New Telegraph

December 10, 2023

3.4% growth: How non-oil sector can drive economy, by Analysts

At a time when Nigeria’s earnings from its major revenue source, oil, is dipping as a result of instability in the world market occasioned by oscillating prices, there is a consensus of opinion that the non-oil export sector holds a lot of promise as a ready cash cow. That is as the country’s gross domestic products driven by nonoil export, expanded by 3.4 per cent in 2021. PAUL OGBUOKIRI reports that the irony, however, is that the sector, promising as it is, has suffered serious setbacks, chief among which is the inconsistency in government policies


Non-oil export rises

Nigeria’s non-oil exports rose from N458.6 billion recorded between January and September 2017 to N1.4 trillion within the same period of 2021, according to an analysis of data from the National Bureau of Statistics. This means that within the five-year period, non-oil exports rose by N942 billion or 205 per cent.

This came as The Founder, B. Adesipe Associates Limited (BAA Consult), Dr. Biodun Adedipe, has stated that one of the outcomes of a non-oil export policy is the fact that the Federal Government can grow its reserves, noting that export- led-economics enjoy relative stability and suitable growth. He also hinted that to be export led goes beyond natural endowment.

“It is more about clarity of what to produce to the rest of world but the important issue is whether our economy is growing. Certainly, our economy is growing just like any other economy globally.”

Meanwhile, a breakdown of non-oil exports within the period under review showed that in the first quarter of 2017, non-oil exports stood at N170.6 billion, but fell to N161.57 billion in the second quarter and dropped further to N126.47 billion in the third quarter of the year.

These brought the value of non-oil exports in the first nine months of 2017 to N458.64 billion, which is 4.7 per cent of total exports made during the reviewed period.

Further analysis of data from the NBS showed that in Q1 2018, non-oil exports rose sharply to N577.6 billion, but dropped to N218.4 billion and N163.3 billion in Q2 and Q3 respectively, bringing total non-oil exports within the reviewed period to N959.3 billion. The N959.3 billion non-oil export accounted for 6.9 per cent of the total exports of N13.8 trillion recorded within the reviewed period.

The NBS stated that in Q1 2021, non-oil exports stood at N455.4 billion; it rose to N462.8 billion in Q2 2021 and jumped to N546.2 billion in Q3.


These showed that non-oil exports stood at N1.8 trillion in the first nine months of 2021, which accounted for 13.7 per cent of the N13.1trillion exports recorded as at September 30, 2021.


While there was a significant increase in non-oil exports during the five-year period, a cursory look at the export component of each year showed that crude-oil exports accounted for a large chunk of the total exports recorded. For instance, between January and September 2021, crude oil exports accounted for 80.6 per cent of the total exports recorded within that period.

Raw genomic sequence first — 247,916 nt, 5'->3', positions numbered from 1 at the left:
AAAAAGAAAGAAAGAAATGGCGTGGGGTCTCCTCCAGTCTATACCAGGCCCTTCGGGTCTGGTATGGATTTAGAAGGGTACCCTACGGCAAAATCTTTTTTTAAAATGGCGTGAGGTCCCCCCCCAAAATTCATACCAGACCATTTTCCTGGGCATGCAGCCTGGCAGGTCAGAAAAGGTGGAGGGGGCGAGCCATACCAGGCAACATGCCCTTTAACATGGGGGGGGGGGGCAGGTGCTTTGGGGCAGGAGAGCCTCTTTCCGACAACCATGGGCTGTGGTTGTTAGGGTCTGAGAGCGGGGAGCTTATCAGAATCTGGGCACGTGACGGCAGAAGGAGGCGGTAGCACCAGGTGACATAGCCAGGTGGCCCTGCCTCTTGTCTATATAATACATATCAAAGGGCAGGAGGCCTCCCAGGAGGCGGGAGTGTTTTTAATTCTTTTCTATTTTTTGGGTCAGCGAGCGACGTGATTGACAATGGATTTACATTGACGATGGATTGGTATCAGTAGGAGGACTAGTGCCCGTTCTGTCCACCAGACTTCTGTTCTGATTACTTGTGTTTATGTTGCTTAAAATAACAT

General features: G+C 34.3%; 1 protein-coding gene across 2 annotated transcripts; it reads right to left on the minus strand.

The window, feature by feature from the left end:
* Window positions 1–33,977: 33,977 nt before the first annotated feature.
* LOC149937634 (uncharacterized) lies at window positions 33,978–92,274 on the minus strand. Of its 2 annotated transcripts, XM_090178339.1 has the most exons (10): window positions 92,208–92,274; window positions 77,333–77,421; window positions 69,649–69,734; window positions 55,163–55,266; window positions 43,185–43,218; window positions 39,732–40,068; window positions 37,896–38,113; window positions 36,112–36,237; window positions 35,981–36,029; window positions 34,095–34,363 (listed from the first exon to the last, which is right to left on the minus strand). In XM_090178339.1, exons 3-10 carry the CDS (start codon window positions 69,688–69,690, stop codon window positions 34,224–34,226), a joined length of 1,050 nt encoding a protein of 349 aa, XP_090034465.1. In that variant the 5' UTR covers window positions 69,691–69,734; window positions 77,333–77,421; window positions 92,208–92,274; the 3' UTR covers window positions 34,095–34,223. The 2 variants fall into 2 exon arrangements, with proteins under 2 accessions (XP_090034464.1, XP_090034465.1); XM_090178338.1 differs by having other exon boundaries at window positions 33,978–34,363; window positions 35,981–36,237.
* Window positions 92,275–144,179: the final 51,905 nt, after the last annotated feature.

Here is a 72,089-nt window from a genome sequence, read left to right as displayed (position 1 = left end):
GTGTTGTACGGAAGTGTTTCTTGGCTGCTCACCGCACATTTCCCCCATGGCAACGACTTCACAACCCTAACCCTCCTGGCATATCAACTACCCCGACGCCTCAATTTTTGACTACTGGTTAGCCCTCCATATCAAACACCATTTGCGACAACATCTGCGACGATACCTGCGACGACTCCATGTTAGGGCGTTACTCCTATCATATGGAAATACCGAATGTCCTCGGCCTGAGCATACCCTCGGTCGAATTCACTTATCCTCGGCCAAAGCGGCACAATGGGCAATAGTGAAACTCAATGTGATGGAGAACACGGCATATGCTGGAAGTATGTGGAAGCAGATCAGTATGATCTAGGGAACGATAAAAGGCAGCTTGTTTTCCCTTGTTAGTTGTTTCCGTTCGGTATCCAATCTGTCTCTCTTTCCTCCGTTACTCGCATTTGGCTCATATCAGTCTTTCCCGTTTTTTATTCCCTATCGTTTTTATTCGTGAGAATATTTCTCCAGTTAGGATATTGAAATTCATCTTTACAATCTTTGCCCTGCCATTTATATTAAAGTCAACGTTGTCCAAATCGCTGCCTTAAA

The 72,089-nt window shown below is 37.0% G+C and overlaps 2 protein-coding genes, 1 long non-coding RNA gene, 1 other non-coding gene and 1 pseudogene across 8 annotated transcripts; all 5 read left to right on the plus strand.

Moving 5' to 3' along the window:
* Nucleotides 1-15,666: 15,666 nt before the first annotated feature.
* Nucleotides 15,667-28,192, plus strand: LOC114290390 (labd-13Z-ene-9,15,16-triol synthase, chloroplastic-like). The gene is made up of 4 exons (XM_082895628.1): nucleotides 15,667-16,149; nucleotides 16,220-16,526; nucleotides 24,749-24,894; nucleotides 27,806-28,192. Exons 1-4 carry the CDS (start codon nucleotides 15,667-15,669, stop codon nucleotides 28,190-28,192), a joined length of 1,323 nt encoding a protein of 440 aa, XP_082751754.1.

This was despite the various programmes and initiatives introduced by the government to shore up non-oil exports. For instance, in 2016, the Federal Government, through the Nigerian Exports Promotion Council (NEPC) instituted the zero-oil plan, a core component of the Federal Government’s Economic Recovery and Growth Plan (ERGP), to increase the contribution of non-oil exports to Nigeria’s Gross Domestic Product by 20 per cent.


According to the NEPC’s 2016 annual report, the focus of the plan is to ‘generate at least, a minimum of 40 – 50 per cent of Nigeria earnings from non-oil export.’ Among other things, the report disclosed that the plan was expected to grow non-oil foreign exchange to $30 billion by 2020.


The $30 billion was to be generated from 11 strategic export products – such as petrochemicals, palm oil, cocoa, soybeans, rubber – with high financial value to replace oil.


The $30 billion target, when converted to naira using the current official exchange rate of N411/$ equals N12.3 trillion. Speaking on the development, financial analysts explained that the growth in nonoil exports could be attributed to some of the listed initiatives which were effectively implemented.


Potentials of non-oil sector

From available information, the Nigerian non-oil export sector has deep agro-allied linkages made up of semi-processed and processed agricultural products such as cocoa, cashew, sesame seed, ginger, gum Arabic, shrimps, cotton and rubber.

The country is also a major exporter of finished leather which has direct linkage to the livestock growers. Expectedly, the export sector has helped in no small measure to boost the incomes of over 10 million farmers in rural areas across the length and breadth of the country.


A case in point is that during the global financial crisis, Nigeria’s non-oil sector not only soared high but helped absorb the shock caused by sharp fall in oil revenues. Giving an insight into the benefit of the non-oil sector on the economy, Professor of Agricultural Economics at Babcock University, Tomilayo Adekanye, said Nigeria had received respectable earnings from the nonoil sector, a fact, made manifest in the rising GDP growth.